Japan’s historical dispute with South Korea over the Dokdo islets (known as Takeshima to the Japanese) has been reignited, with both sides launching salvos against each others’ territorial claims.
The recent war of words over Dokdo started last month when the Japanese government decided to implement a one-month boycott of its diplomats using Korea’s national air carrier, Korean Air, after the airline routed a test flight over the disputed islets. Seoul condemned the action and demanded that Japan reverse the ban.
This latest spat was further inflamed in the past week as a result of a planned visit to the small islets by four members of the Japanese Diet. Seoul responded by quickly condemning the proposed stopover as a provocation, and warned that the Korean government couldn’t guarantee the safety of the lawmakers if they insisted on following through with the visit.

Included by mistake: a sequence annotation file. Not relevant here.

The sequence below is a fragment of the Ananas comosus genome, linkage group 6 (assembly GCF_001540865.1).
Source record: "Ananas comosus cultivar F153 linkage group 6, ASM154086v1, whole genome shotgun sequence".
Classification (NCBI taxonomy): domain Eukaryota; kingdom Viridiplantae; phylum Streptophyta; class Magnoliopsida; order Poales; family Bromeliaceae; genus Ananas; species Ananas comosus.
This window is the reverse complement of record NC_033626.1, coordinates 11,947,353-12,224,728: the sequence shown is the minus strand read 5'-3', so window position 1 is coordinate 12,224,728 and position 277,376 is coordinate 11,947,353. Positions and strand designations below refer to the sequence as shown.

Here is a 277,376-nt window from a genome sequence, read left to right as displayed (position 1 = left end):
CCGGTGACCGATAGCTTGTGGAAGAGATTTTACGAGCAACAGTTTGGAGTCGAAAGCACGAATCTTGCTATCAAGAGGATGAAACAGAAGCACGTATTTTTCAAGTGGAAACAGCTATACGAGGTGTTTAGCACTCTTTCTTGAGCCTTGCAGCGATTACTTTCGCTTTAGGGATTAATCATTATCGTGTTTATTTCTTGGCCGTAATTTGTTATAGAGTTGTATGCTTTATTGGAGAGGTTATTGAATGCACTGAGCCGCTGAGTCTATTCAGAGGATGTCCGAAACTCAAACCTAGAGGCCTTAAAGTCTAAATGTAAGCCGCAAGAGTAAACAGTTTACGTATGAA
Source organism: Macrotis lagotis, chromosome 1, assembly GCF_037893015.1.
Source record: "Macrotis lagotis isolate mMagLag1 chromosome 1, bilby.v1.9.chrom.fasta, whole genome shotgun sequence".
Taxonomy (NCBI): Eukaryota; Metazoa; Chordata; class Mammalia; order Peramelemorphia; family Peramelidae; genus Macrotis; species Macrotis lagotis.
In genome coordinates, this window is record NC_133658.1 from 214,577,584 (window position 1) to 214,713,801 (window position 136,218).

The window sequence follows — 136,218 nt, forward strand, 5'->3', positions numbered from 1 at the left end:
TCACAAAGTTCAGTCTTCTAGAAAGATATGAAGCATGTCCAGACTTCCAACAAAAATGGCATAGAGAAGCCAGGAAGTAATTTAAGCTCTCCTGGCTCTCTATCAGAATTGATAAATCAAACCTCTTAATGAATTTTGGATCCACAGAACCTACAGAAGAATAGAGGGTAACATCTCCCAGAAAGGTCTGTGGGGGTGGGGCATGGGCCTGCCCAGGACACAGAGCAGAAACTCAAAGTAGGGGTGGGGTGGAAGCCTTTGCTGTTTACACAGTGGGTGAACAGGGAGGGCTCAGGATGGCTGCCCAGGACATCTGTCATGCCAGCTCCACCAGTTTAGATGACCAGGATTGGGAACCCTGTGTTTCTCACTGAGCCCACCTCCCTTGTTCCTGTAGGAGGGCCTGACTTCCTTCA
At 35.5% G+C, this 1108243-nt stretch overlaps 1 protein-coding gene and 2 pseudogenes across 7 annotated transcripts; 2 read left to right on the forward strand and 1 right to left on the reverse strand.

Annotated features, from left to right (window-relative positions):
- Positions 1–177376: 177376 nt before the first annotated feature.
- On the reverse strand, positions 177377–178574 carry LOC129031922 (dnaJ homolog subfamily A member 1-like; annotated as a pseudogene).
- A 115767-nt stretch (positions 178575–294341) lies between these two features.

The chairman of the opposition Liberal Democratic Party’s (LDP) policy and research council, Shigeru Ishiba, reacted angrily to this veiled threat by claiming that South Korea was being ‘intolerant’ and noted that ‘Japanese citizens can visit anywhere in South Korea just as South Korean people are free to come to Japan.’
LDP officials claim the trip is meant to explore options at resolving the issue rather than inflaming the current situation. The Japanese government has refrained from commenting specifically on the trip, but has shown no inclination that it’s willing to get involved.
A strange corollary to this story is North Korea’s public show of support for Seoul’s position. Pyongyang’s state news agency released a statement claiming that ‘all Koreans, with a united force, should squash the (Japanese) attempt to steal Dokdo.’ While it isn’t surprising that the North condemned Japan – which it often has done in the past – it’s interesting to see the display of unity with Seoul on the issue.
Unfortunately, political posturing over this dispute isn’t uncommon. Both sides have routinely used the issue to stir up nationalist sentiment for domestic political gain. However, this comes at an inopportune time for Japan, which is involved in seemingly intractable territorial disputes with its three most important neighbours (China, Russia and Korea). Tokyo and Moscow were only recently engaged in a frosty exchange over the disputed Kuril Islands.
All sides involved in these thorny disputes would do better to avoid the grandstanding.